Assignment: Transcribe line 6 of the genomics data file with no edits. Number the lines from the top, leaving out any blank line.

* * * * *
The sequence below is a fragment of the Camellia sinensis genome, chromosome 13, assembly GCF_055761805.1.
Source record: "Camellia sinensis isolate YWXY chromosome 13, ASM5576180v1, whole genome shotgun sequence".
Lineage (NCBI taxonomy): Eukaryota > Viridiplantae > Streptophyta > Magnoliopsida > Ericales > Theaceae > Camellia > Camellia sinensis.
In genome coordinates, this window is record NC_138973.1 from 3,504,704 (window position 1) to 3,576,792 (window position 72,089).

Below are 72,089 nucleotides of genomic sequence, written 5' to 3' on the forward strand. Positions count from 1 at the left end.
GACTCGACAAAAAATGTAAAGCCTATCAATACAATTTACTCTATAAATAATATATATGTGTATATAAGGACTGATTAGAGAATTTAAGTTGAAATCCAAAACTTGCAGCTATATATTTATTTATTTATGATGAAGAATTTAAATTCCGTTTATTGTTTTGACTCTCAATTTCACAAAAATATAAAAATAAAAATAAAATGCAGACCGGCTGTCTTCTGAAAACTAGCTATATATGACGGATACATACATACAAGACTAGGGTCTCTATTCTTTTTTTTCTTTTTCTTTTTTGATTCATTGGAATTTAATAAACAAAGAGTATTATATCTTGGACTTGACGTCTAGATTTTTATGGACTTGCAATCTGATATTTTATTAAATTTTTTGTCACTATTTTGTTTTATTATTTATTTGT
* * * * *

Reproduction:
GACTCGACAAAAAATGTAAAGCCTATCAATACAATTTACTCTATAAATAATATATATGTGTATATAAGGACTGATTAGAGAATTTAAGTTGAAATCCAAAACTTGCAGCTATATATTTATTTATTTATGATGAAGAATTTAAATTCCGTTTATTGTTTTGACTCTCAATTTCACAAAAATATAAAAATAAAAATAAAATGCAGACCGGCTGTCTTCTGAAAACTAGCTATATATGACGGATACATACATACAAGACTAGGGTCTCTATTCTTTTTTTTCTTTTTCTTTTTTGATTCATTGGAATTTAATAAACAAAGAGTATTATATCTTGGACTTGACGTCTAGATTTTTATGGACTTGCAATCTGATATTTTATTAAATTTTTTGTCACTATTTTGTTTTATTATTTATTTGT